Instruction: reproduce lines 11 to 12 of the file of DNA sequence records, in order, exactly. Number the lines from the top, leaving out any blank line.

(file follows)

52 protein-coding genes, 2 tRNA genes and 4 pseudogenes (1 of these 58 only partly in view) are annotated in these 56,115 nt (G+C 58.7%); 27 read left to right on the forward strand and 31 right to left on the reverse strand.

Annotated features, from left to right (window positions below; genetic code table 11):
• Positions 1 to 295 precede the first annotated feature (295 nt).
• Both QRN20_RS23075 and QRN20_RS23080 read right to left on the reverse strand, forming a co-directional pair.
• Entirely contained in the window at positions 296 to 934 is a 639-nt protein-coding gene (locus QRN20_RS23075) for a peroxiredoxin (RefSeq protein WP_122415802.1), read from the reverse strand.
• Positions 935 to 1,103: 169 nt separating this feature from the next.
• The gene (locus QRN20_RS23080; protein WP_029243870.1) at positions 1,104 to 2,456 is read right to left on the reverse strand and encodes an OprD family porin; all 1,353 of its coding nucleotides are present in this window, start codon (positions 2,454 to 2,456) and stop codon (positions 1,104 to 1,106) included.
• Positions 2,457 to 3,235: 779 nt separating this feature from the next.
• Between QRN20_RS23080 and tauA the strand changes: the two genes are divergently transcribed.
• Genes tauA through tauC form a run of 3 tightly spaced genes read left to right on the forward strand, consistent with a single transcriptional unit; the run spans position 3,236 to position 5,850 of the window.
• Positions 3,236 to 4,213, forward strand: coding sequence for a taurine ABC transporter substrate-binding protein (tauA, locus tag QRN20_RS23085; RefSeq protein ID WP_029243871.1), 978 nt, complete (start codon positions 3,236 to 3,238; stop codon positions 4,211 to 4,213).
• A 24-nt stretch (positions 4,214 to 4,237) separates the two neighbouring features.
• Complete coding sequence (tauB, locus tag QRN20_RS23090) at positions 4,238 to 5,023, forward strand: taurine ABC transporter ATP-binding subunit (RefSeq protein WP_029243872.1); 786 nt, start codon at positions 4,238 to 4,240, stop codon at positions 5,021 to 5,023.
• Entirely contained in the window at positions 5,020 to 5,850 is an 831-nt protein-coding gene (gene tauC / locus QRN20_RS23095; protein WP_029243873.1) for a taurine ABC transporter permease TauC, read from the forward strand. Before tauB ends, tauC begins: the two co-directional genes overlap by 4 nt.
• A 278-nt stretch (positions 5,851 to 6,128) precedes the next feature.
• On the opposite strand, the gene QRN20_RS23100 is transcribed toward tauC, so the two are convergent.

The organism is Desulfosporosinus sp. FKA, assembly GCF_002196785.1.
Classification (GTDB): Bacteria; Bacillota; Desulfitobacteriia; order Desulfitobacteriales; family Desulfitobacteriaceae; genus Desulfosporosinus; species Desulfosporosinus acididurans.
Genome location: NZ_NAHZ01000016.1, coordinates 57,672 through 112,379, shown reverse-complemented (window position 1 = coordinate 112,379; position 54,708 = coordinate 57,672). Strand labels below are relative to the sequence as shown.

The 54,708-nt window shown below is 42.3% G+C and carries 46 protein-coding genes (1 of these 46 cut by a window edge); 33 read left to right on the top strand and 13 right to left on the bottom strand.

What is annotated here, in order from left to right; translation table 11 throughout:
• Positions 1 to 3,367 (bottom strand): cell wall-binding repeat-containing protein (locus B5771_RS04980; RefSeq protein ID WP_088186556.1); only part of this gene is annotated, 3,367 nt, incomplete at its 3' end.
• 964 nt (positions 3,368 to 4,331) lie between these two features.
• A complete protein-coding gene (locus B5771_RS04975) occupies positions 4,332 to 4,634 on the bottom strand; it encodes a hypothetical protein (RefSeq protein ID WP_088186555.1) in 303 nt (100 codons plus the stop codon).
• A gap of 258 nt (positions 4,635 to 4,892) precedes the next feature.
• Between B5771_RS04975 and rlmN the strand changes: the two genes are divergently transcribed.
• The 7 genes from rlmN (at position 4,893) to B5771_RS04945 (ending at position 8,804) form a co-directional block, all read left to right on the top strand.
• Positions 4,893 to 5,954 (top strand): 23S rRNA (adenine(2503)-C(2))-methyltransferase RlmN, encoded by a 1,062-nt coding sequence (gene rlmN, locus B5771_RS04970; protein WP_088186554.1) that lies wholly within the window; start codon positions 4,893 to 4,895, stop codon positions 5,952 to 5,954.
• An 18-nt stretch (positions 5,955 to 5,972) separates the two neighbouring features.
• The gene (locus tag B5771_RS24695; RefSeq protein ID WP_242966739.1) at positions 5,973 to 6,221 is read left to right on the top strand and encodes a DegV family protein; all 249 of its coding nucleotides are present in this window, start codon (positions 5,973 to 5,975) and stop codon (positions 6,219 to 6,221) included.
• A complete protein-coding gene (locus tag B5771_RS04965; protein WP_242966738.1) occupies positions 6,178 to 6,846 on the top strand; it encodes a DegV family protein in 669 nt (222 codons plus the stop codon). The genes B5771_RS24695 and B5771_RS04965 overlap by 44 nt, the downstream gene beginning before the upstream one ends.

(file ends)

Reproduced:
• Positions 3,236 to 4,213, forward strand: coding sequence for a taurine ABC transporter substrate-binding protein (tauA, locus tag QRN20_RS23085; RefSeq protein ID WP_029243871.1), 978 nt, complete (start codon positions 3,236 to 3,238; stop codon positions 4,211 to 4,213).
• A 24-nt stretch (positions 4,214 to 4,237) separates the two neighbouring features.